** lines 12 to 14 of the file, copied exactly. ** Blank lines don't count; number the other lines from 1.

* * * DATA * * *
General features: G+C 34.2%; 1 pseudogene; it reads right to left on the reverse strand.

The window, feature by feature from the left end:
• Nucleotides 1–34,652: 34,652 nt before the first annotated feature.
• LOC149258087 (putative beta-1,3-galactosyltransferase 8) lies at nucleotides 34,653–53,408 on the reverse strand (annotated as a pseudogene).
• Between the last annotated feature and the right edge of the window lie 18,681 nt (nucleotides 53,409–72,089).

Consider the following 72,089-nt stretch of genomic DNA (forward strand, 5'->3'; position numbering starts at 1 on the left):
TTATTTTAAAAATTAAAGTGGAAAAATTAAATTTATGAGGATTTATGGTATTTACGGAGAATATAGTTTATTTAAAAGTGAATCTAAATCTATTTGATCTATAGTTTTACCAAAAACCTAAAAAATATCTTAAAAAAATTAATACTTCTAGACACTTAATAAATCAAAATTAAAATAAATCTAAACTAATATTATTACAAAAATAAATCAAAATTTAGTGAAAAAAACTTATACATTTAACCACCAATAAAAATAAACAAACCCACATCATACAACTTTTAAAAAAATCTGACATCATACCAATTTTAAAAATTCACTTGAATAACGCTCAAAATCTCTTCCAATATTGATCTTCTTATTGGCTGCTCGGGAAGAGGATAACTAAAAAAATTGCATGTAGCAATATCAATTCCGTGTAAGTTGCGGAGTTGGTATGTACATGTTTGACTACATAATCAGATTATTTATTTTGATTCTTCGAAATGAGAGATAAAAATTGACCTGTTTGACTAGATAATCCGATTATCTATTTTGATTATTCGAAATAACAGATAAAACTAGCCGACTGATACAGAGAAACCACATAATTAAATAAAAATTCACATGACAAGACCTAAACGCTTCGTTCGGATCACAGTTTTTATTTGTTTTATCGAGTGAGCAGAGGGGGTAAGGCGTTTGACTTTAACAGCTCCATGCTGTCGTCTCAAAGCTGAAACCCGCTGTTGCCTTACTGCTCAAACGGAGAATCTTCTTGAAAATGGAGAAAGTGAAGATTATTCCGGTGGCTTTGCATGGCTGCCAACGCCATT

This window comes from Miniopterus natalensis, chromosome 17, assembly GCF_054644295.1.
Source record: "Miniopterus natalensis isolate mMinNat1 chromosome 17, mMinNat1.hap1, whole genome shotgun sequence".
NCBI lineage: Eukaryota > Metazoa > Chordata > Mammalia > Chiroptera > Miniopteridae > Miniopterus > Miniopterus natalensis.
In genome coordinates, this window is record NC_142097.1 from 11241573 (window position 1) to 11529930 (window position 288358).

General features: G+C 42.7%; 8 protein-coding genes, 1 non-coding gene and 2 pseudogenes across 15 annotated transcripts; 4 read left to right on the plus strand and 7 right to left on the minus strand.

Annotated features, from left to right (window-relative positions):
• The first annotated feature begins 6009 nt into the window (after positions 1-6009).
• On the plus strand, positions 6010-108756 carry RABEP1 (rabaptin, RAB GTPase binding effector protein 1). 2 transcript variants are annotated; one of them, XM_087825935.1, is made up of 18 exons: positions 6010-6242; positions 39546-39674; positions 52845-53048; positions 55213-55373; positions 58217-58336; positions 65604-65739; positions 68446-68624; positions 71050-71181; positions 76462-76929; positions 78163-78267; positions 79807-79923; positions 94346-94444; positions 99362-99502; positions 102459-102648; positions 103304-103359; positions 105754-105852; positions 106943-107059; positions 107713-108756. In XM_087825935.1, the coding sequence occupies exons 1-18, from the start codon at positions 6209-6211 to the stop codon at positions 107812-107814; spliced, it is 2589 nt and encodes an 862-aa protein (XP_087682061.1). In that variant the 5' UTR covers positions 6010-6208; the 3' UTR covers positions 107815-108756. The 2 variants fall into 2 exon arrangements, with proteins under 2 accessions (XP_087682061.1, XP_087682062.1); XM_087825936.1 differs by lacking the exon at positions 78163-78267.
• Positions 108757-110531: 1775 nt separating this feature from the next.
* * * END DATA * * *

General features: G+C 42.7%; 8 protein-coding genes, 1 non-coding gene and 2 pseudogenes across 15 annotated transcripts; 4 read left to right on the plus strand and 7 right to left on the minus strand.

Annotated features, from left to right (window-relative positions):
• The first annotated feature begins 6009 nt into the window (after positions 1-6009).